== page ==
Last modified on Thu 10 Feb 2022

Dagger 2

Dagger is a replacement for Factory classes that implements the dependency injection design pattern without the burden of writing the boilerplate. It allows you to focus on interesting classes. Declare dependencies, specify how to satisfy them, and ship your app.

The true power of Dagger 2 lies in reflection, NOT! What I'm trying to say is that Dagger 2 does not use reflection at all. Without reflection, we can perform graph, configuration and precondition validation at compile time. All of this means that code is now easy to debug, it is fully traceable, and the build will not pass unless all dependencies can be satisfied.

Include in project

Add the Android apt (Annotation Processing Tool) plugin. The apt plugin assists in working with annotation processors in combination with Android Studio. It has two purposes. Firstly, it allows us to configure a compile-time-only annotation processor as a dependency, not including the artifact in the final APK or library. Secondly, it lets us set up source paths so that the code generated from the annotation processor is correctly picked up by Android Studio.

Add the following to your build script:

buildscript {
    repositories {
    dependencies {
        classpath 'com.android.tools.build:gradle:1.3.1'

        // the latest version of the android-apt plugin
        classpath 'com.neenbedankt.gradle.plugins:android-apt:1.7'

Add the Dagger library, compiler and javax annotation in your project app build.gradle. In the end, it should look something like this:

apply plugin: 'com.android.application'
apply plugin: 'com.neenbedankt.android-apt'

android {
    // App setup

dependencies {
    compile fileTree(dir: 'libs', include: ['*.jar'])
    compile 'com.android.support:appcompat-v7:21.0.3'

    // Dagger dependencies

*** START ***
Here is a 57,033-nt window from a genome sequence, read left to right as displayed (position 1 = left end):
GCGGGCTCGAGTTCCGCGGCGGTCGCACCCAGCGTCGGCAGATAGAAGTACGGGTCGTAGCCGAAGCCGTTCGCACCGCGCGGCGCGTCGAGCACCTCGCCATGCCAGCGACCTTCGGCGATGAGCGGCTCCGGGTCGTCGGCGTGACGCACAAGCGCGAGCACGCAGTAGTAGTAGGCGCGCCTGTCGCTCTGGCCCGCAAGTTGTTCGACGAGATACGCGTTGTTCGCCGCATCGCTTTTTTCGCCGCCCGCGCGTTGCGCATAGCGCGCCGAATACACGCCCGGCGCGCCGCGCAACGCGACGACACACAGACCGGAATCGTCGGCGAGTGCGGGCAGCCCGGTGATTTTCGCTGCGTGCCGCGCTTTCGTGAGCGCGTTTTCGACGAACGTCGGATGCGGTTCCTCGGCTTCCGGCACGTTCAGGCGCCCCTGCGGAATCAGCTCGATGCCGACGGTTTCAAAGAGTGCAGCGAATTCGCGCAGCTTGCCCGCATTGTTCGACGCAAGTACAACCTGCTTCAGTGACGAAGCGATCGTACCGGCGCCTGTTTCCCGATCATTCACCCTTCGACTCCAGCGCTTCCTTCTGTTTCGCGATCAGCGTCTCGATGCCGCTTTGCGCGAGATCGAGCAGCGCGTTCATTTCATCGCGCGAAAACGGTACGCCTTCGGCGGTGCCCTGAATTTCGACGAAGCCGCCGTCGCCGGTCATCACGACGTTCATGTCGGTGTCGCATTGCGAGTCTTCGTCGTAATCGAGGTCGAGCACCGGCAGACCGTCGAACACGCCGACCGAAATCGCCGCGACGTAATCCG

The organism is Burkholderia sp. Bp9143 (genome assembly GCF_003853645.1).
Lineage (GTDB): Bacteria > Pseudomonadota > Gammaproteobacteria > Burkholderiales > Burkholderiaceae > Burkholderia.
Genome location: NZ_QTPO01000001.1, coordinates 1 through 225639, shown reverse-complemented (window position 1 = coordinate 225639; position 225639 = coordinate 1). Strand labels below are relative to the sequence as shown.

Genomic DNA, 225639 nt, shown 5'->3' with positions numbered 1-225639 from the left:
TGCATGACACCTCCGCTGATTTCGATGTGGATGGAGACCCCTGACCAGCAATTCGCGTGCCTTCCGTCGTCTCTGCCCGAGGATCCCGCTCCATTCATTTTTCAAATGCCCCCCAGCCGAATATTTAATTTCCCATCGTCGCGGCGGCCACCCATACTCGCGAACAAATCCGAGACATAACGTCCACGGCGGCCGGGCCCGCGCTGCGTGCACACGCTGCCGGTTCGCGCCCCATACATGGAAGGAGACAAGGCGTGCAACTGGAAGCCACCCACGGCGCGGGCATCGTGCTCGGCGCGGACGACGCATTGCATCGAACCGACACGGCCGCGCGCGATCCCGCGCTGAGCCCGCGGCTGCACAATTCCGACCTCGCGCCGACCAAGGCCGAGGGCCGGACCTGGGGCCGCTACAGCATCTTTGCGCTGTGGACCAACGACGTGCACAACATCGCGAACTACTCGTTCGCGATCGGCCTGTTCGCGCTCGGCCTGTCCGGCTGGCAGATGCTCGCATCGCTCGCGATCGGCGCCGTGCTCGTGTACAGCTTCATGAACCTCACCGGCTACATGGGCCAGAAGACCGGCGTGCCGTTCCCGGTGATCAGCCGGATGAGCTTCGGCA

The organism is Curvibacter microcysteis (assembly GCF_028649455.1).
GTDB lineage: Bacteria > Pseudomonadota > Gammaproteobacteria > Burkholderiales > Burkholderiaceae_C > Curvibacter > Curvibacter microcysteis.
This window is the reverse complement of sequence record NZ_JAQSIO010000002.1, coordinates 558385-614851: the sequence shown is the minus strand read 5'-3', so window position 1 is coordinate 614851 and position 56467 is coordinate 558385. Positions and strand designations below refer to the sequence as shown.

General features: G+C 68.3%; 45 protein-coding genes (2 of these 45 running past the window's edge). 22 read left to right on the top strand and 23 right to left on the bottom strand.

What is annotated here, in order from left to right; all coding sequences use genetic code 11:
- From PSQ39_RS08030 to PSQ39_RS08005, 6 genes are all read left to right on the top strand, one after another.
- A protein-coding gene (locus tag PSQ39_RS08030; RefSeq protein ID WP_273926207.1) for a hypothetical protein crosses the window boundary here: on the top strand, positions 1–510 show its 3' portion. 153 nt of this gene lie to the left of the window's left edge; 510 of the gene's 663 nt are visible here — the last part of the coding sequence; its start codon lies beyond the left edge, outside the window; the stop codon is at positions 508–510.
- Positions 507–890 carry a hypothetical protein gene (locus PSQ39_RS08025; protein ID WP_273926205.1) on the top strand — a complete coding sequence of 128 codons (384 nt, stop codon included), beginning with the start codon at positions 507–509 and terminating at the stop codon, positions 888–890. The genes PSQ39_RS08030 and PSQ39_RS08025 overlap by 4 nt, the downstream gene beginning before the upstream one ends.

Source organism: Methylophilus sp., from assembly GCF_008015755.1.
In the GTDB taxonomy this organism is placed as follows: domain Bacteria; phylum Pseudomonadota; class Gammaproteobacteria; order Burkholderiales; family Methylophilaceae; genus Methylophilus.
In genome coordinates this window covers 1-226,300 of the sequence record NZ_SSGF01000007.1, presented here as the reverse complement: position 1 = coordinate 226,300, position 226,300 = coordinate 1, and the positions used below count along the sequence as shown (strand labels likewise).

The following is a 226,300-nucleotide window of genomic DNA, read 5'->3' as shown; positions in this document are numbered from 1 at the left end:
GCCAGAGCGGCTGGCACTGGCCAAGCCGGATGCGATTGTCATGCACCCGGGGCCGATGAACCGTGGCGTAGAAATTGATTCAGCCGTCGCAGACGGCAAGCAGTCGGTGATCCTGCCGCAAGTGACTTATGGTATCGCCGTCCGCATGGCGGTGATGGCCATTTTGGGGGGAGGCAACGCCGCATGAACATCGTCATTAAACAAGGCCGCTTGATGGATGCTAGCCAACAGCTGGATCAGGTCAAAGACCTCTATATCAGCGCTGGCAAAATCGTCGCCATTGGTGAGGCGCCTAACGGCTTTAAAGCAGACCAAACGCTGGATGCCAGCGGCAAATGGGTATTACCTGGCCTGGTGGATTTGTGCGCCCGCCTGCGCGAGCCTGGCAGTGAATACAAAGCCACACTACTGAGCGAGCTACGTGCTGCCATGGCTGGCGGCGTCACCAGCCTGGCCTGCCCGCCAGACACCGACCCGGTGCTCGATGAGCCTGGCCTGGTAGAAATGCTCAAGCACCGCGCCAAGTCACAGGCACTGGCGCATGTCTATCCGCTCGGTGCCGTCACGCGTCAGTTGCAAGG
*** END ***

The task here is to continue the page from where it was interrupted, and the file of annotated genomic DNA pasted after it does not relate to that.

compile 'com.google.dagger:dagger:2.0'
    apt 'com.google.dagger:dagger-compiler:2.0'
    compile 'org.glassfish:javax.annotation:10.0-b28'

How does it work

For all of this to work properly, we need to bind the request that demands some dependency with a supplier that will provide a matching dependency. This is done by adding annotation to instruct a specific action.

@Inject—is used to make a request for certain dependencies. You can annotate Constructor, Field or Method to mark dependencies.

@Provides—is used as a method annotation. A method with the @Provides annotation will register its return type as a dependency it can supply and match with the requested inject type.

@Module—is used as an annotation for classes that provide dependencies. All methods that are annotated with the @Provides annotation have to be inside module classes.

@Component—is used to bind all things together. This creates an interface that will provide the injection start point and enable dependency configuration.

@Subcomponent—provides scoped injection. It will append its injection to an already existing component and will live as long as its scope lives (e.g., Activity, Session, Fragment). When its scope dies (e.g., Activity is destroyed) subcomponent injections will be removed from the graph.